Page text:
Liam was lucky to find such a close friend so quickly. Don’t be surprised if it takes you weeks, even months, before you find friends who you end up spending huge amounts of time with. That’s pretty standard.

Some people move out of halls and into a house with the same people they shared the place with. But many others group together with the friends they’ve made elsewhere.

For example, I was well into the first semester before I met the people I ended up living with in my second year. No stress, no rush.

Say Hi, With or Without Nerves

But what’s the secret to making friends?

Actually, it’s not that difficult. Here’s Beth again:


“During Freshers, everyone is in the same boat, no one really knows anyone; so if you are feeling nervous, they probably are too!”


Yep. When you’re all starting fresh, nobody is expecting anything in particular.

Remember that most people are worrying about how they’ll come across. They won’t be thinking about your faults and failings; they’ll mainly be thinking about their own issues.

While everyone is second-guessing themselves, why not take the plunge and say hello to people. No need to judge, and every need to be as welcoming as possible. If you don’t know what to talk about, ask questions and listen to others instead. People will feel relieved that you’re interested in them and you’ll feel relieved that people are so easy to talk to.

Liam has a similar view:


“I would just say it’s really important to try to meet as many people as possible in the first few weeks; you don’t have to get everyone’s numbers (I know loads of people that did this, kind of weird). I’d also say to use the Students Unions sports, societies and volunteering groups to find people with similar interests; I’ve lived with members of the cricket club in both of my 2nd and 3rd year after getting involved, so it definitely is a good way to meet people!”


One of the great things about clubs and societies is that you already have a common interest with the other members. Whether it’s cricket, quiddich, or computers, you’ve got one core subject even when you don’t know what else to talk about.

And once you get chatting, the other subjects come along soon enough.

Summing It Up

Here are the main points to remember for making new friends:

  • Everyone is new – Being on your own means you’re not on your own. Since the Fresher experience is new for practically all students, there are no big expectations of you.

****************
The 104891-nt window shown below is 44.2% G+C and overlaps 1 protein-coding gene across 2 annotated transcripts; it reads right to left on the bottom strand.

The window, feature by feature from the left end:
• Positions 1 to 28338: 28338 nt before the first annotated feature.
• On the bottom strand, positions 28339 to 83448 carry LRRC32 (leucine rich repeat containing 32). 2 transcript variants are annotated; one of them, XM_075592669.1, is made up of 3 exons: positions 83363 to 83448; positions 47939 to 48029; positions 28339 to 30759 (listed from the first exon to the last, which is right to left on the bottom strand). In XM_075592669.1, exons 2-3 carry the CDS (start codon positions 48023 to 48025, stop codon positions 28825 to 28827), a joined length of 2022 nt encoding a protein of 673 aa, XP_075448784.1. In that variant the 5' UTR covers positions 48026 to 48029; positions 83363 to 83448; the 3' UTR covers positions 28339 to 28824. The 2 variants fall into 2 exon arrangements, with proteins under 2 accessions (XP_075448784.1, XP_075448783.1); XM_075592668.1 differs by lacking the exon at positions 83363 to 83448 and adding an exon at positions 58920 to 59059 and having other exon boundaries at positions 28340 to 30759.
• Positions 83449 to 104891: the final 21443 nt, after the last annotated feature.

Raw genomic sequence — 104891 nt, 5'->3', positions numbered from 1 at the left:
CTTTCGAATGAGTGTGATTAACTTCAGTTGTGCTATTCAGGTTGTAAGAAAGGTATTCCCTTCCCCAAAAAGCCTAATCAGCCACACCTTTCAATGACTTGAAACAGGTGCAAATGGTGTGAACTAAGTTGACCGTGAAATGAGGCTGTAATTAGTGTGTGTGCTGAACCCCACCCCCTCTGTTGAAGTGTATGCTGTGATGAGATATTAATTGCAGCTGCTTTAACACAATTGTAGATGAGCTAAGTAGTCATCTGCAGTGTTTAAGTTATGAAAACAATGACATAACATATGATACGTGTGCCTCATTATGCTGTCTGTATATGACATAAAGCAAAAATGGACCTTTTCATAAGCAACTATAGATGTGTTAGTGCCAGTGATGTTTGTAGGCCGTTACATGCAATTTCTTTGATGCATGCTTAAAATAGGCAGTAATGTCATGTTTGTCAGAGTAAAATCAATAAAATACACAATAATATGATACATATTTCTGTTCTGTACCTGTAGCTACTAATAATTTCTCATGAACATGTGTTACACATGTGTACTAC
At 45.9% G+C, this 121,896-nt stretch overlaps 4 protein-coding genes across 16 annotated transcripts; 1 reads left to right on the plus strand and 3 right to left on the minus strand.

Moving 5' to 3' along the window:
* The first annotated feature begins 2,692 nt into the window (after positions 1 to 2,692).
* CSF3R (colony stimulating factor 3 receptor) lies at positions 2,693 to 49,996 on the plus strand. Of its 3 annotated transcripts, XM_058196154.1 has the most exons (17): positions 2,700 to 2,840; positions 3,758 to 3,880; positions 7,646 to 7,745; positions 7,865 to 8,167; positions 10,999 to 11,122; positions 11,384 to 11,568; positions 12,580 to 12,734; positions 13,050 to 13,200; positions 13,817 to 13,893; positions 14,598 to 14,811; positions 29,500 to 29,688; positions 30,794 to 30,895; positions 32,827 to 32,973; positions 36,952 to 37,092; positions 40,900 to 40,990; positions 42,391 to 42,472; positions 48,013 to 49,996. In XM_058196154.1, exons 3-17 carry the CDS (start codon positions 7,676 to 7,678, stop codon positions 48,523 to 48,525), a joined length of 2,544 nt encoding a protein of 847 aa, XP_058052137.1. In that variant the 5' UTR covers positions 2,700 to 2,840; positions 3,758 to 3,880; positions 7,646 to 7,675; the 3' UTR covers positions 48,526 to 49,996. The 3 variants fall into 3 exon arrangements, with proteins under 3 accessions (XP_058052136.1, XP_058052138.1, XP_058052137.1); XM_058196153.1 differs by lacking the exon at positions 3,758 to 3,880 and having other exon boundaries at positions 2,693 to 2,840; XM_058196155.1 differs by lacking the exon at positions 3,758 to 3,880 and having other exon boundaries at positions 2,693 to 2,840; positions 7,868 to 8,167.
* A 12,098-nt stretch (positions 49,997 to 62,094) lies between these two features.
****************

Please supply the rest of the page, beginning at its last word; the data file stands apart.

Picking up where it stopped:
• It’s good to talk – In other words, don’t be shy. Social gatherings may not be your thing, but all you need is the word “hello” and you’re ready to strike up a conversation. On the other hand, if you’d do better in a crowd, go out to the events and say hi to people that way. Whichever way, get talking.
  • It’s better to be interested – Ask questions and find out what makes other people tick. That way, you don’t need to talk about yourself so much, and people will still enjoy your company because you let them talk about themselves. Us humans are so easy to please!
  • Be social – Don’t stay in your room. Venture out. And at the very least, have an open door so people can see you’re available. You never know, someone who pops their head around the door to say hi may end up being a great friend over the coming years.
  • Be generous – Offering food to others is great. From sweet treats to making main meals, you’ll be amazed at how thankful others are at your generosity. I’ve long said that a box of doughnuts is cheaper than a big round of drinks, yet it’s more memorable. Imagine if you bought a case of Krispy Kremes once in a while. I wouldn’t call it a bribe for friends (unless that’s literally all you do!), but it is a tasty ice-breaker that people will remember you for.
  • Find activities – University activities, SU clubs and societies, local groups, and all sorts of other parties and events are brilliant for making new friends.
  • Go online – Use your phone or laptop to keep an eye on events. Your SU probably has details on their website. Then there’s Facebook groups, regional sites, and other activities on offer through the university intranet and email lists.